Winner of the 2018 Hans Fallada Prize
Translated from German by Katy Derbyshire
First I spoke to the publisher and the book designers, then I spoke to the author and the translator. With an appreciation of the hard work and emotional energy that went into producing the first book from the new V&Q imprint, I was feeling a little guilty that I would be spending 3 hours max with this slim novel of only 140 pages. Easily read in an evening, I thought. Except it wasn’t, for at times I found the portrait of the protagonist’s increasing alienation from her grandmother so frustrating, and at others so moving, that frequent pauses were necessary.
Hoffmann’s piece is marketed as autofiction. The first-person narrator is the young Sandra herself; Paula is her grandmother, a woman with a past that she has effectively buried. Which would be fine if there weren’t any after-effects. The skin-colour of her illegitimate daughter is darker than that of her contemporaries in the Catholic Swabian village, and so too is that of her granddaughter. This leads to bullying, name-calling, and shame. As the child Sandra becomes more aware, she persistently questions her grandmother about her past. To no avail. Paula’s silence is as solid and as impenetrable as a sound-proofed brick wall .
The young Sandra turns to photograph albums, scouring each picture for clues as to the identity of her grandfather. She sees a different Paula in these photographs, one who smiles and is charmed and delighted by the gift of a pair of white gloves. Her grand-daughter knows that Paula was engaged, but lost her fiancé in the war. But which of the photographed beaus was the fiancé is unclear. What came after the war is positively murky: Paula lost a son before her daughter was born. Did these children have the same father? In which case there was a well-hidden lengthy relationship, and there must have been a conspiracy of silence in Paula’s family, because her sister or her parents must have been in the know. If they were, and they didn’t let onto Paula’s daughter, what chance does her grand-daughter have of breaking through? The conjecture about the children sharing the same father is, by the way, all mine. The young Sandra doesn’t piece “the evidence” together in the same way, so who can say which version is correct? There is no absolute truth. As Hoffmann said during the V&Q launch event (and I paraphrase) “Photographs provide only a snapshot of a moment. There is no context. So the story I tell is my truth, my reality. This is how I saw it.”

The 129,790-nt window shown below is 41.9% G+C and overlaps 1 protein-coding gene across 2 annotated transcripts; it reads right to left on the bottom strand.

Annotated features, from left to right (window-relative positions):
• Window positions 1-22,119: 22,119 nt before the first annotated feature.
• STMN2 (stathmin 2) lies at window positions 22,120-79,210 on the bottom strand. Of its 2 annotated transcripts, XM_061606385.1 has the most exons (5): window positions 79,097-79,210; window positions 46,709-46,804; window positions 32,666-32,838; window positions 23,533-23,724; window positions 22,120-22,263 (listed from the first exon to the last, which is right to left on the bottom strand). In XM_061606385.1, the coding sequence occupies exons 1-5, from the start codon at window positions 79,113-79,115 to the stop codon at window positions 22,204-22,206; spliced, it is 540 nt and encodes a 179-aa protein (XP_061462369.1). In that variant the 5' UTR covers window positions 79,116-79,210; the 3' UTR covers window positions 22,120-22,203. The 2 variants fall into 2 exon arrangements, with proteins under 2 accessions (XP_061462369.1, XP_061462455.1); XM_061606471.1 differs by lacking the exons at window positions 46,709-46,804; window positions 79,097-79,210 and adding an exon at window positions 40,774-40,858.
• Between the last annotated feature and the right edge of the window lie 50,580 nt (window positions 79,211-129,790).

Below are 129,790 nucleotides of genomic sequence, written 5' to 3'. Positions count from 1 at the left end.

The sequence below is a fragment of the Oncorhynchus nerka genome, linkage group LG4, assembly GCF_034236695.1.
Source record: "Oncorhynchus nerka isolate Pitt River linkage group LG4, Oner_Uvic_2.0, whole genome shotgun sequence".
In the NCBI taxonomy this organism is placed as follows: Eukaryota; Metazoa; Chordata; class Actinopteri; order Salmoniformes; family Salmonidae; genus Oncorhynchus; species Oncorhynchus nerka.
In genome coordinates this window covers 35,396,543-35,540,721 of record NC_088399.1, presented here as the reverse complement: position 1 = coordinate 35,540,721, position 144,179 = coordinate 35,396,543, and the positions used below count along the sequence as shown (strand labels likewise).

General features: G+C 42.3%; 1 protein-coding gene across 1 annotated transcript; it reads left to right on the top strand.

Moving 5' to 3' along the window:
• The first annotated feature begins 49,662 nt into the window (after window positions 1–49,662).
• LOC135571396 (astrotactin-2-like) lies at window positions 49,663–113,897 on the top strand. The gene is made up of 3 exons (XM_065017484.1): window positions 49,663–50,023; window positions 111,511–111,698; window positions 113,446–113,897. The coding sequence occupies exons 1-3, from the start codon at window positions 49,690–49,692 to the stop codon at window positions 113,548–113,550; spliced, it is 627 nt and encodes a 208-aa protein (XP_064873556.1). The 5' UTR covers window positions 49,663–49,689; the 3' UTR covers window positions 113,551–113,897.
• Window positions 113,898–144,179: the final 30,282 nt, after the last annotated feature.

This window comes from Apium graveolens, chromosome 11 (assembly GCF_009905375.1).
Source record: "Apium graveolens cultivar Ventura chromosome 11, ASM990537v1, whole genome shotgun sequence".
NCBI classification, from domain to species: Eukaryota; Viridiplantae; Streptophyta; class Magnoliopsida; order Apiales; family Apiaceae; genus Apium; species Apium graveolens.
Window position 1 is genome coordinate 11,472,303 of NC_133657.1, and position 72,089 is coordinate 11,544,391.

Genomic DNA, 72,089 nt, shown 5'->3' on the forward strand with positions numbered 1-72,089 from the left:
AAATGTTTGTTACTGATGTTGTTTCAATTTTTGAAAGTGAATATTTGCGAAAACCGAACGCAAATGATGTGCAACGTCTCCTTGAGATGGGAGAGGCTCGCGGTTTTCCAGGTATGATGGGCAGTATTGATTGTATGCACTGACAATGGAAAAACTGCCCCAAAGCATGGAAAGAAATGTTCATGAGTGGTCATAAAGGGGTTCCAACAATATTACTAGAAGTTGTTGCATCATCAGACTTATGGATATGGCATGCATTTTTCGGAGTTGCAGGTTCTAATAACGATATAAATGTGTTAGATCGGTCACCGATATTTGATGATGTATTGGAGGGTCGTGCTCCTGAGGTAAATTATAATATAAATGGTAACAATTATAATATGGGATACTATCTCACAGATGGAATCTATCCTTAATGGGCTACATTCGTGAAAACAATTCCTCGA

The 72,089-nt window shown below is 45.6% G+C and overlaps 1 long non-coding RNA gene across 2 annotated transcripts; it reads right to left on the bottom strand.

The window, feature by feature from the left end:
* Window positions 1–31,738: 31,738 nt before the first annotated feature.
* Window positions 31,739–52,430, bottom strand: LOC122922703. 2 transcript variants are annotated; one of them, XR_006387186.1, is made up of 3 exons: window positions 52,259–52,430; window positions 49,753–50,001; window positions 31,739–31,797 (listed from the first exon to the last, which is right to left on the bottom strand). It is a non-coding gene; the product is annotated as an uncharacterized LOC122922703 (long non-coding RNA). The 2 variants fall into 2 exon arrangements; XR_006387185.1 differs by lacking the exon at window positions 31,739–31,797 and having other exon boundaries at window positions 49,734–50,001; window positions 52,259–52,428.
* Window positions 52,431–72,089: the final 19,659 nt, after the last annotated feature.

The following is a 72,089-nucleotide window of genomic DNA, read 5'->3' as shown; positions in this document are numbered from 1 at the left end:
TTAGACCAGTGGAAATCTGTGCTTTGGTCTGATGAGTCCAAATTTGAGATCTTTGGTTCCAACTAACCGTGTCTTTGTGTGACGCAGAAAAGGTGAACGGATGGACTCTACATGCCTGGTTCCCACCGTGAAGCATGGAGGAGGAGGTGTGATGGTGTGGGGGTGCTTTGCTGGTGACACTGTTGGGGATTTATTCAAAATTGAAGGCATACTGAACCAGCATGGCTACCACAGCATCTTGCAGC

While Paula’s secret remains hidden, the novel reveals many intimate and inter-generational psychological truths: Paula’s drowning of her sorrows, the reaction of her daughter against her mother’s poverty and alcoholic sloppiness, always dressing smartly in French styles. When Paula abstains from alcohol, she reverts to devout Catholicism, never to be parted from her rosary beads. Guilt is to be assuaged through constant prayer. It is this older Paula, the one with a gammy leg, living with her daughter and husband, that her granddaughter describes. She loves her during her early years; she is the one she snuggles up to while watching television, the one who protects her against her bad dreams. With the teenage years comes resentment of her grandmother’s overbearing presence, her refusal to grant her her own space.
Yes, there is something obsessive and claustrophobic about Paula’s watchfulness, her rifling through both her daughter’s and granddaughter’s cupboards and drawers, her refusal to knock before entering a room, her need to stand and watch. None of this is inflicted on the males in the household. Which begs the question. What exactly is the woman who hides everything looking for? What is she seeking to protect her girls from? You can understand teenage Sandra moving from love to aversion to callous rejection …
… even as you feel Paula’s pain.
Written with hindsight some year’s later, so too can Sandra.
I see my grandmother’s sad, sunken face with its delicate bird-feather features, and on it her unhappiness that the only person in the house to whom she was a little close for a happy period of 10 years, or even longer, wants nothing more to do with her. Her sadness is oppressive and gets more oppressive every year because I close myself to her more with every year.
I was glad at this belated understanding of Paula by a more mature Sandra because if you think about her experiences (single mother, late 1940s in traditional Catholic territory, consigned to perpetual loneliness), she does get under your skin. A person in her own right, irredeemably damaged by her post-WWII experiences, whatever they were. Difficult to live with certainly, but not deserving of being cast aside and or even overwritten in another language. To avoid this, Katy Derbyshire sensitively chose, in some passages, to maintain Paula’s Swabian dialect, quoting it prior to translating it, and so preserved the authentic voice of a woman who said so little.
This post is part of the V&Q Launch Blog Tour.